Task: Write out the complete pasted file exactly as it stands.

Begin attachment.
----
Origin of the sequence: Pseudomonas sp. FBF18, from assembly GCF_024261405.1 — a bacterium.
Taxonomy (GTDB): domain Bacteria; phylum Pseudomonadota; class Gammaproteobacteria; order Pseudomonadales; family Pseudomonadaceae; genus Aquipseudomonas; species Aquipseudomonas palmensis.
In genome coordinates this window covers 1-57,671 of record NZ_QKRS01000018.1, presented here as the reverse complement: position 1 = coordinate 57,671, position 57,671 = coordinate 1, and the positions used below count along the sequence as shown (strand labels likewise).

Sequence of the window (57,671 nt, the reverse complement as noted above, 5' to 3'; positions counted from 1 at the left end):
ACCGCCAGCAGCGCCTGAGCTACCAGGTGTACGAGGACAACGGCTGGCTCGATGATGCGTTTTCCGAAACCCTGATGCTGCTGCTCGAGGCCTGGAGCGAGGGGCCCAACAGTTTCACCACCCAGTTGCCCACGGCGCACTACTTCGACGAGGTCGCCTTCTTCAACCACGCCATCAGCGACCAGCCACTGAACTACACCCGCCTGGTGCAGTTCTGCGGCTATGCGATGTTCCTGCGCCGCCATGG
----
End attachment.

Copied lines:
Origin of the sequence: Pseudomonas sp. FBF18, from assembly GCF_024261405.1 — a bacterium.
Taxonomy (GTDB): domain Bacteria; phylum Pseudomonadota; class Gammaproteobacteria; order Pseudomonadales; family Pseudomonadaceae; genus Aquipseudomonas; species Aquipseudomonas palmensis.
In genome coordinates this window covers 1-57,671 of record NZ_QKRS01000018.1, presented here as the reverse complement: position 1 = coordinate 57,671, position 57,671 = coordinate 1, and the positions used below count along the sequence as shown (strand labels likewise).

Sequence of the window (57,671 nt, the reverse complement as noted above, 5' to 3'; positions counted from 1 at the left end):
ACCGCCAGCAGCGCCTGAGCTACCAGGTGTACGAGGACAACGGCTGGCTCGATGATGCGTTTTCCGAAACCCTGATGCTGCTGCTCGAGGCCTGGAGCGAGGGGCCCAACAGTTTCACCACCCAGTTGCCCACGGCGCACTACTTCGACGAGGTCGCCTTCTTCAACCACGCCATCAGCGACCAGCCACTGAACTACACCCGCCTGGTGCAGTTCTGCGGCTATGCGATGTTCCTGCGCCGCCATGG